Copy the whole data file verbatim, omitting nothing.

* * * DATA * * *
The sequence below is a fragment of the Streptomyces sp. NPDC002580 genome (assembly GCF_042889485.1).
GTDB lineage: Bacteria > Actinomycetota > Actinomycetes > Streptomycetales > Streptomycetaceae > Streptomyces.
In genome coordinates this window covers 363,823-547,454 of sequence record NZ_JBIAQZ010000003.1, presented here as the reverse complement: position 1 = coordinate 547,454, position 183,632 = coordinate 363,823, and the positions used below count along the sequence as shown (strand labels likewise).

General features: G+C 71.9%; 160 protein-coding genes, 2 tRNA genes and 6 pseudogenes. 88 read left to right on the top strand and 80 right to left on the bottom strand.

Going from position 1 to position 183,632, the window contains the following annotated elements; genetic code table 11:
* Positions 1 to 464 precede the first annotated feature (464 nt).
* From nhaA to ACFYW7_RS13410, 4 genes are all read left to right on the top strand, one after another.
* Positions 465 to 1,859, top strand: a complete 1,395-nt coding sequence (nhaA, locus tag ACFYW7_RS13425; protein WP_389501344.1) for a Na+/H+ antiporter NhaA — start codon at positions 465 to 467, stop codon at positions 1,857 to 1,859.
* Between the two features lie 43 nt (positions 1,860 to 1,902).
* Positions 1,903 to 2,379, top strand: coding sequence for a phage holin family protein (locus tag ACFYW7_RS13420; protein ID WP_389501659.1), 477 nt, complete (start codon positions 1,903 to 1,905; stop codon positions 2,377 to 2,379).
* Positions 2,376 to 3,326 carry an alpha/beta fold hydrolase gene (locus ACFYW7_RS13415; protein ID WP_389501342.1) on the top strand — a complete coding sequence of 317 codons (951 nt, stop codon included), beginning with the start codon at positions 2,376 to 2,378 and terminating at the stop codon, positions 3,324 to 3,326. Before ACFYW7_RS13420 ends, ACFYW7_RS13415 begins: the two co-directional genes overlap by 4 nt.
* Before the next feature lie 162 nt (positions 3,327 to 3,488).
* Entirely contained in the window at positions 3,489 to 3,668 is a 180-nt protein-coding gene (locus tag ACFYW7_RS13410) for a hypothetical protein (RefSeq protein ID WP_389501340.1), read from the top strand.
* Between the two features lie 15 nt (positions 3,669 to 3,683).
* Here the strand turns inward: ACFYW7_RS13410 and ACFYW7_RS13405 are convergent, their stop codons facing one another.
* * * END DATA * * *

The sequence below is a fragment of the Streptomyces sp. NPDC002580 genome (assembly GCF_042889485.1).
GTDB lineage: Bacteria > Actinomycetota > Actinomycetes > Streptomycetales > Streptomycetaceae > Streptomyces.
In genome coordinates this window covers 363,823-547,454 of sequence record NZ_JBIAQZ010000003.1, presented here as the reverse complement: position 1 = coordinate 547,454, position 183,632 = coordinate 363,823, and the positions used below count along the sequence as shown (strand labels likewise).

General features: G+C 71.9%; 160 protein-coding genes, 2 tRNA genes and 6 pseudogenes. 88 read left to right on the top strand and 80 right to left on the bottom strand.

Going from position 1 to position 183,632, the window contains the following annotated elements; genetic code table 11:
* Positions 1 to 464 precede the first annotated feature (464 nt).
* From nhaA to ACFYW7_RS13410, 4 genes are all read left to right on the top strand, one after another.
* Positions 465 to 1,859, top strand: a complete 1,395-nt coding sequence (nhaA, locus tag ACFYW7_RS13425; protein WP_389501344.1) for a Na+/H+ antiporter NhaA — start codon at positions 465 to 467, stop codon at positions 1,857 to 1,859.
* Between the two features lie 43 nt (positions 1,860 to 1,902).
* Positions 1,903 to 2,379, top strand: coding sequence for a phage holin family protein (locus tag ACFYW7_RS13420; protein ID WP_389501659.1), 477 nt, complete (start codon positions 1,903 to 1,905; stop codon positions 2,377 to 2,379).
* Positions 2,376 to 3,326 carry an alpha/beta fold hydrolase gene (locus ACFYW7_RS13415; protein ID WP_389501342.1) on the top strand — a complete coding sequence of 317 codons (951 nt, stop codon included), beginning with the start codon at positions 2,376 to 2,378 and terminating at the stop codon, positions 3,324 to 3,326. Before ACFYW7_RS13420 ends, ACFYW7_RS13415 begins: the two co-directional genes overlap by 4 nt.
* Before the next feature lie 162 nt (positions 3,327 to 3,488).
* Entirely contained in the window at positions 3,489 to 3,668 is a 180-nt protein-coding gene (locus tag ACFYW7_RS13410) for a hypothetical protein (RefSeq protein ID WP_389501340.1), read from the top strand.
* Between the two features lie 15 nt (positions 3,669 to 3,683).
* Here the strand turns inward: ACFYW7_RS13410 and ACFYW7_RS13405 are convergent, their stop codons facing one another.